Jean is a successful, hard-nosed investigative reporter who lives in an underground club where she enjoys hanging out with goths and punk rockers. She has successfully inserted herself into a major murder investigation. She's in her thirties (one character refers to her as “older”), but still exceptionally desirable across class and age lines, sought by a straight-laced lawyer ex (who, to be fair, doesn’t last very long), her punk rock frontman roommate, and a protective police detective. She’s active in the community and dons a different, equally fabulous outfit in every scene. The punk rock kids love her, the local community respects her and recognizes her wherever she goes, women want to be her, men want to be with her. There’s almost no equivalent in popular media – even romantic comedies and workplace sitcoms, like The Mary Tyler Moore Show or Murphy Brown present quirky and/or annoying heroines struggling for recognition and affection. So much time is spent with Jean, her investigation, and grown-up problems that it’s easy to forget that Night Feeder is also a movie about a blood-thirsty baby, mutated by comically powerful street drugs, that is attacking addicts and sucking their brains out of their eye holes.

Night Feeder also functions as a video archive of the Bay Area punk and New Wave scene circa the late ‘80s. One actually gets the impression that the film’s true purpose was chronicling underground culture and music, and that everything else was a secondary consideration. Everyone involved is hamming it up for the camera, but there’s still a potent authenticity to the grit and grime of the underground, as if we’re getting a genuine glimpse into the performatively nihilistic period that connected mid-’80s punk to early-’90s mainstream alternative rock (not to mention that there was a Bay Area specific punk/power pop revival happening at the same time). It’s almost like a musical documentary bookended by frothy drama and horror, and the band at the center of this almost-documentary is San Francisco’s own The Nuns.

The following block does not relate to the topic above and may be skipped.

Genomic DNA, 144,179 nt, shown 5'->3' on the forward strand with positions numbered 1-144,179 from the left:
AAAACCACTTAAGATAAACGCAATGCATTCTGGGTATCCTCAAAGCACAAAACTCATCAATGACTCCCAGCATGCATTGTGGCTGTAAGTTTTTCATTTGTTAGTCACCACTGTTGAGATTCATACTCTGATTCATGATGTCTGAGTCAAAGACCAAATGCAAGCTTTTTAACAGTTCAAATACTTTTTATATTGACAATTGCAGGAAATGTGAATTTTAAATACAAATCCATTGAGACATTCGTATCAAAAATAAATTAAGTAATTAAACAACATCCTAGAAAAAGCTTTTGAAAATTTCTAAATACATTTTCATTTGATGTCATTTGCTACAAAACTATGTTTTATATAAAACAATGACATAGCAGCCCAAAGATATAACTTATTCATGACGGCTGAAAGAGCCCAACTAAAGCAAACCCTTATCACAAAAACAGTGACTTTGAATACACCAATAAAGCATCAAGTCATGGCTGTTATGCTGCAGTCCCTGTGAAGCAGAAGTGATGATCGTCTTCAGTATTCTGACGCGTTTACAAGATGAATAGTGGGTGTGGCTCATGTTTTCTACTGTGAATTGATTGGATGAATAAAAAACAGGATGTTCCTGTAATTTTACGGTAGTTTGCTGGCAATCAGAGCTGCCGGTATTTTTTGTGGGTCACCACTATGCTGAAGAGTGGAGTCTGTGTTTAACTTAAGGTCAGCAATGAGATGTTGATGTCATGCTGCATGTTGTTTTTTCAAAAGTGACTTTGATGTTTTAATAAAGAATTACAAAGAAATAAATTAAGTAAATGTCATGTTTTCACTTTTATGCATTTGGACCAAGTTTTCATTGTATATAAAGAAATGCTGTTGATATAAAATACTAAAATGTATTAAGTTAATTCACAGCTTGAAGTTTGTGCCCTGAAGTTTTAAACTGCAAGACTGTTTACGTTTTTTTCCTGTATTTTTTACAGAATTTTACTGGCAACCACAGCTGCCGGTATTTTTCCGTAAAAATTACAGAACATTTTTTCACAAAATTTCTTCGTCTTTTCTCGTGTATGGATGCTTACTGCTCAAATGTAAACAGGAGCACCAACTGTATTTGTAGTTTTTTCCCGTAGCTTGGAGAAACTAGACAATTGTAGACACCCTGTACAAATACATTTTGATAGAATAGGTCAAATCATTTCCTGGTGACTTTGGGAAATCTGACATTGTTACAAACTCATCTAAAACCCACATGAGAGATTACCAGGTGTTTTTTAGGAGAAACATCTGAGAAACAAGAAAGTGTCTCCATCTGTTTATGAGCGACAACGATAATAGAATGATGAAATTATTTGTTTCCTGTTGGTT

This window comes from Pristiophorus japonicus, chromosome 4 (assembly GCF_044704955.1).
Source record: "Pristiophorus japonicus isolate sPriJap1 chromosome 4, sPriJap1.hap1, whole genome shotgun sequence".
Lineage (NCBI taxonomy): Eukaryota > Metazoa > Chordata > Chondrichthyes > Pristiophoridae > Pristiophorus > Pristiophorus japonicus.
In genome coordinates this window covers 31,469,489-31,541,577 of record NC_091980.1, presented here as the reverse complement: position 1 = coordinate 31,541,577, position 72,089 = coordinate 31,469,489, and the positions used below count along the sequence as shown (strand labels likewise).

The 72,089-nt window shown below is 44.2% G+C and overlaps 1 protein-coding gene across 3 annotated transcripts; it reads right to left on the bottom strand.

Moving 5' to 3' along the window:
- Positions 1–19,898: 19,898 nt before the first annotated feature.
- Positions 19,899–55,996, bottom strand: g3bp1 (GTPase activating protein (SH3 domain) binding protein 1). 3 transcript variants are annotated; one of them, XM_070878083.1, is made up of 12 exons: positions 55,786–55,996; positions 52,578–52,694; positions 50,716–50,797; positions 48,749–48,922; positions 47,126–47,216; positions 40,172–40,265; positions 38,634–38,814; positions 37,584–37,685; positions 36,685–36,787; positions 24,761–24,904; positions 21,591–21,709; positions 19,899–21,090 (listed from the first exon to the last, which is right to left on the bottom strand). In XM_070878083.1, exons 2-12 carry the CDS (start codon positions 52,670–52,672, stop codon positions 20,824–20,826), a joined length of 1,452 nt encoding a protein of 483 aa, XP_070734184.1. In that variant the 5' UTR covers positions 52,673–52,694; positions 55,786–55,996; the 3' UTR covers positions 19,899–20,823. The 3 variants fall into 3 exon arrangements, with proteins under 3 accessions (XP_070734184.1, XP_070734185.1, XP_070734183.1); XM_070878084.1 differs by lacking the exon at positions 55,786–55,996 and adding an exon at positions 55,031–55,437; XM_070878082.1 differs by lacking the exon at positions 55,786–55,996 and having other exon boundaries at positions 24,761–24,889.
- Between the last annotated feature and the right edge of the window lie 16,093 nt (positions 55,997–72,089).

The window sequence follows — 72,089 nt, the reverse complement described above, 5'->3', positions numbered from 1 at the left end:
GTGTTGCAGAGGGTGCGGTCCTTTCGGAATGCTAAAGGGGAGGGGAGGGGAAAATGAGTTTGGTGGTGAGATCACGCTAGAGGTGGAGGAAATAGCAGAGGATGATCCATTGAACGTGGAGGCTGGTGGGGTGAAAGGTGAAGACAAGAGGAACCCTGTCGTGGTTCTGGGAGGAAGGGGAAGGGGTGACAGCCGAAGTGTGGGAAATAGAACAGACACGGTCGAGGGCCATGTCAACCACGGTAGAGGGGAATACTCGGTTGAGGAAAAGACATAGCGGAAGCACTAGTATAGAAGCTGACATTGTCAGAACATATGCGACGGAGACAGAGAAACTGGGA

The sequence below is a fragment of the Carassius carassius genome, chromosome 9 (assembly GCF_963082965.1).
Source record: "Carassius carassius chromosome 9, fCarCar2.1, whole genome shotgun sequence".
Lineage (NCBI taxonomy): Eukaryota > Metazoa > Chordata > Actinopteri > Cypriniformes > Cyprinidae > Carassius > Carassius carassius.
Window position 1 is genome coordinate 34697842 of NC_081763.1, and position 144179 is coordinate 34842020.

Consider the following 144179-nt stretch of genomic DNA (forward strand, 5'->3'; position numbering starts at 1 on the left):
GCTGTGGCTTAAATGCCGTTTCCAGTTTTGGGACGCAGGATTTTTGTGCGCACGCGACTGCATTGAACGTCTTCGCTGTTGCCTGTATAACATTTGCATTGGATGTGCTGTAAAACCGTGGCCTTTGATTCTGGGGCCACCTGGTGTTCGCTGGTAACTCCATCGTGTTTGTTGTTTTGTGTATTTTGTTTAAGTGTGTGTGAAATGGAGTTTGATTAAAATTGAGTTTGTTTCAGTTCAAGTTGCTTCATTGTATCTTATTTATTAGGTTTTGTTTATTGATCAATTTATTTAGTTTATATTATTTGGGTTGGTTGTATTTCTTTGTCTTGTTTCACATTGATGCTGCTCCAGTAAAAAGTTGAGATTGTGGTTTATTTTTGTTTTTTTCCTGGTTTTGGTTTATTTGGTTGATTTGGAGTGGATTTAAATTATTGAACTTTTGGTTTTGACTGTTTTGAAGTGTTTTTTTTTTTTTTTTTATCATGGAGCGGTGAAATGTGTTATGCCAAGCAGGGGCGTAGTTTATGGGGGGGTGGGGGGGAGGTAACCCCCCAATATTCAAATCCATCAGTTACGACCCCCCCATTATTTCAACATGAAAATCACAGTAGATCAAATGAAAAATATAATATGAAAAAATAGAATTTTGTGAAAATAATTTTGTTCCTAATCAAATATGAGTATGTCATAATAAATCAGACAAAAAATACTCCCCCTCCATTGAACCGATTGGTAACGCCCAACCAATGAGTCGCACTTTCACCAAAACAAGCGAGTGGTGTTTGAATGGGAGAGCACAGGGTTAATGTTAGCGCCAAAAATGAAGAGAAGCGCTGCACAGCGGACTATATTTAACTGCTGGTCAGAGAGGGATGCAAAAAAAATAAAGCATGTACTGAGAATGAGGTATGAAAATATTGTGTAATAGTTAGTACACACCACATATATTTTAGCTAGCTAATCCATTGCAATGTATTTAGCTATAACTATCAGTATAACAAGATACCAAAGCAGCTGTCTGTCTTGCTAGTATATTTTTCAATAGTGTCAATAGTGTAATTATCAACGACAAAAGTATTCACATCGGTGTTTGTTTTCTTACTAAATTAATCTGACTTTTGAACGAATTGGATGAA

The Nuns began as a Spinal Tap style faux-band established in 1975 when Alejandro Escovedo and Jeff Olener decided to play the part of strung-out, talentless musicians in their own college student film. They added vocalist/keyboardist Jennifer Miro (aka: Jennifer Anderson), developed a sizable local following, and ended up opening for punk pioneers The Ramones, then The Sex Pistols (alongside The Avengers) at The Winterland in 1978, in what was that group’s infamous final performance. Following an initial breakup (Escovedo moved to Austin, Texas, and found greater success in alt-country music), Miro, Olener, and drummer Jeff Raphael reformed the band with a Gothic New Wave slant, around which time they appeared in Night Feeder. Miro also grew a separate following as an actress, performer, and fetish model. She can be seen in Robert Scott’s The Video Dead (1987) as the unnamed woman in the haunted TV and in Stephen Sayadian’s Dr. Caligari (1989). The group released a DVD in 2008 entitled The Nuns: New York Vampire that included two episodes of an unfinished series called New York Vampires, two short films, Drucilla Darling and A Message To Nigel, and live concert footage. Miro passed away in 2012 following a long battle with cancer. Oddly enough, Night Feeder is not included on her IMDb profile, nor is it mentioned on the band’s own Wikipedia page.

The extreme horror fanatics who are only here for the graphic violence will have a lot of Jean’s adventures and Nuns performances to contend with, but, while it’s not on the level of one of Olaf Ittenbach’s gut bucket SOV chunk-blowers, Night Feeder does have some profoundly nasty moments waiting for the patient gorehound. Remember, again, that it is a movie about a brain-sucking mutant baby. The special effects were done by industry professional Jonathan Horton, who had previously worked on Wolfgang Petersen’s Enemy Mine (1985) and Joe Dante’s Innerspace (1987), and they are among the best you’ll ever see from a SOV horror movie. Among the litany of bloody eye holes is a step-by-step autopsy of a victim’s brainless head, complete with scalp peeling, skull sawing, and the reveal of what little the monster leaves behind. The baby itself finally appears in the final minutes of the movie and is a charmingly gruesome little Muppet on par with the murderous newborns of Larry Cohen’s It’s Alive movies and Belial from Frank Henenlotter’s Basket Case (1982). Come to think of it, Night Feeder is sort of a West Coast answer to Henenlotter’s classic. It’s not as grubby, but fans of the former might want to check out the latter.